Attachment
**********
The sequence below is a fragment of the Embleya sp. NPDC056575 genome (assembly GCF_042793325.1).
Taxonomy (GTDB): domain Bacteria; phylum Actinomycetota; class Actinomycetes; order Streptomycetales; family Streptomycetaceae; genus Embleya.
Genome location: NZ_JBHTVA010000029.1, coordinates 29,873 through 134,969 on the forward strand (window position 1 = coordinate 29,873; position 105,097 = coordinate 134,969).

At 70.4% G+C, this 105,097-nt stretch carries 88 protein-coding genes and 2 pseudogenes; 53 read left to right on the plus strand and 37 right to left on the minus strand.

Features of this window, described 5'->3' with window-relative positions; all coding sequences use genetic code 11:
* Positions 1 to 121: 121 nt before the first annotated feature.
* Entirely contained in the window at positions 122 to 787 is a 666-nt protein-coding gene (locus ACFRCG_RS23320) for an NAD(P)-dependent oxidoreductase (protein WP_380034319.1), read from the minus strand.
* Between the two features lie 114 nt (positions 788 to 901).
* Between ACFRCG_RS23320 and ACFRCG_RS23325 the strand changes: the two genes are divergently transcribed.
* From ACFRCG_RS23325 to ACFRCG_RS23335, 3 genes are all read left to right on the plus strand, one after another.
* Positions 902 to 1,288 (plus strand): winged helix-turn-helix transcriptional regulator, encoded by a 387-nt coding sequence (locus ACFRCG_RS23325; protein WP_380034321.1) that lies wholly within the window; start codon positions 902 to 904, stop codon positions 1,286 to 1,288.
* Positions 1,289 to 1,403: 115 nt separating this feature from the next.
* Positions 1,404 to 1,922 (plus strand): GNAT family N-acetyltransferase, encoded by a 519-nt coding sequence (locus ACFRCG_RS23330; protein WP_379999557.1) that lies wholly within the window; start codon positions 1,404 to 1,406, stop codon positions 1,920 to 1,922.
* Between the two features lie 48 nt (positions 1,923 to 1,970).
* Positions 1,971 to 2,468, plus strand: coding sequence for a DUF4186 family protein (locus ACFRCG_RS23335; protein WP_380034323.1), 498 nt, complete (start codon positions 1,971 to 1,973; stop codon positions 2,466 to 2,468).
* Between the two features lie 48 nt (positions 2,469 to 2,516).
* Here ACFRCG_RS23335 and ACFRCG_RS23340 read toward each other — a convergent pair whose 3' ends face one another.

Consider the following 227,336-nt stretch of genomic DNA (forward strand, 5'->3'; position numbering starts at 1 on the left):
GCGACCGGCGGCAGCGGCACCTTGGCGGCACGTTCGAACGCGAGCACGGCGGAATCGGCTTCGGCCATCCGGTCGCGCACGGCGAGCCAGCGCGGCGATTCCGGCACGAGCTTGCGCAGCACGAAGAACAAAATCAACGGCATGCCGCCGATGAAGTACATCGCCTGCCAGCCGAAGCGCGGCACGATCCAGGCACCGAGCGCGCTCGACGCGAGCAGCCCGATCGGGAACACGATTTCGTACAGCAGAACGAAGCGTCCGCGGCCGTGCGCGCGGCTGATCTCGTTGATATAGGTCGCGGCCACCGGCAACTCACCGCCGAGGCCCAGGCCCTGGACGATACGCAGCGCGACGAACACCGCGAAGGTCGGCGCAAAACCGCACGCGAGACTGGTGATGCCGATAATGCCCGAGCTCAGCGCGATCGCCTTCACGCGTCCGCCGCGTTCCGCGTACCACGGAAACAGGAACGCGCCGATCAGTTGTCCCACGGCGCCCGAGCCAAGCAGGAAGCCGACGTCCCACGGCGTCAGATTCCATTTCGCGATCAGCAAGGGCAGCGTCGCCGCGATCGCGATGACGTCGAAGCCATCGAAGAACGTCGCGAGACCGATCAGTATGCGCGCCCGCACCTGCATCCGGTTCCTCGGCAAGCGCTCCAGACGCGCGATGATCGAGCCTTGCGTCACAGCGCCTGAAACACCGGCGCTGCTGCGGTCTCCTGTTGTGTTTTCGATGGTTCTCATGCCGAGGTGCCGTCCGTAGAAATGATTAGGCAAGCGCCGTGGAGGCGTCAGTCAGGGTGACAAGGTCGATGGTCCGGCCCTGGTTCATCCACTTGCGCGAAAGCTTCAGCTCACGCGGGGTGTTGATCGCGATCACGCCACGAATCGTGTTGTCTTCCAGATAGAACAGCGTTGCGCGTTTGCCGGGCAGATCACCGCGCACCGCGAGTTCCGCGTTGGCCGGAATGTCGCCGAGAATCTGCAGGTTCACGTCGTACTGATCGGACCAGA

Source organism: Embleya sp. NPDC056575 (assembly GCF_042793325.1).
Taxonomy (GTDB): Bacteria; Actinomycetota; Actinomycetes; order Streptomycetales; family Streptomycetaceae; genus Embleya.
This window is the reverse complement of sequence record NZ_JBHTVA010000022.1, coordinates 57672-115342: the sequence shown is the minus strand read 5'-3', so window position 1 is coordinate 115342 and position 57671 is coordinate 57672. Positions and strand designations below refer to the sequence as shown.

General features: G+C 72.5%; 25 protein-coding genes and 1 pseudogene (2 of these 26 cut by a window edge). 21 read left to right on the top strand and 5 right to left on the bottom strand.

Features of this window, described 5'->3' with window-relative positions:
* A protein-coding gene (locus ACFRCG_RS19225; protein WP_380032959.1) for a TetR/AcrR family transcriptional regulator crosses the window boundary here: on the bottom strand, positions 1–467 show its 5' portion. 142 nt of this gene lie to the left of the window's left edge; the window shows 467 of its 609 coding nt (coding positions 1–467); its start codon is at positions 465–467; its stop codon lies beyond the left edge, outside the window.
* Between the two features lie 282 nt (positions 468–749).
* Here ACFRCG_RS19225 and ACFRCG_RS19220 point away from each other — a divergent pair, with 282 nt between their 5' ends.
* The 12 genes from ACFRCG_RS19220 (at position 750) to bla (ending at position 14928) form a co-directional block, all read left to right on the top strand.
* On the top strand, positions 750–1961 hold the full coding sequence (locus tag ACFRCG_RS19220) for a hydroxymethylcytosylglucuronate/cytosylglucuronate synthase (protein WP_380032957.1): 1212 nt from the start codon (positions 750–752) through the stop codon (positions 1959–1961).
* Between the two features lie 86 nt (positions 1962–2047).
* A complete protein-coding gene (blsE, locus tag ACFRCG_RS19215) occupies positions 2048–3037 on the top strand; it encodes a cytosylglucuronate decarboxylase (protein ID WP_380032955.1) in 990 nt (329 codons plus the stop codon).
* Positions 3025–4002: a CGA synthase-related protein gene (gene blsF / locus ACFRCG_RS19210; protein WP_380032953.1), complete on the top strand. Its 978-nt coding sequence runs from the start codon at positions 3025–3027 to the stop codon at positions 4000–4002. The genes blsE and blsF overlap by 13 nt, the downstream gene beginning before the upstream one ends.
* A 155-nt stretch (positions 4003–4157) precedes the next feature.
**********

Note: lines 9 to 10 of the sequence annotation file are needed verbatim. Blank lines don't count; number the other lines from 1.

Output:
* Between ACFRCG_RS23320 and ACFRCG_RS23325 the strand changes: the two genes are divergently transcribed.
* From ACFRCG_RS23325 to ACFRCG_RS23335, 3 genes are all read left to right on the plus strand, one after another.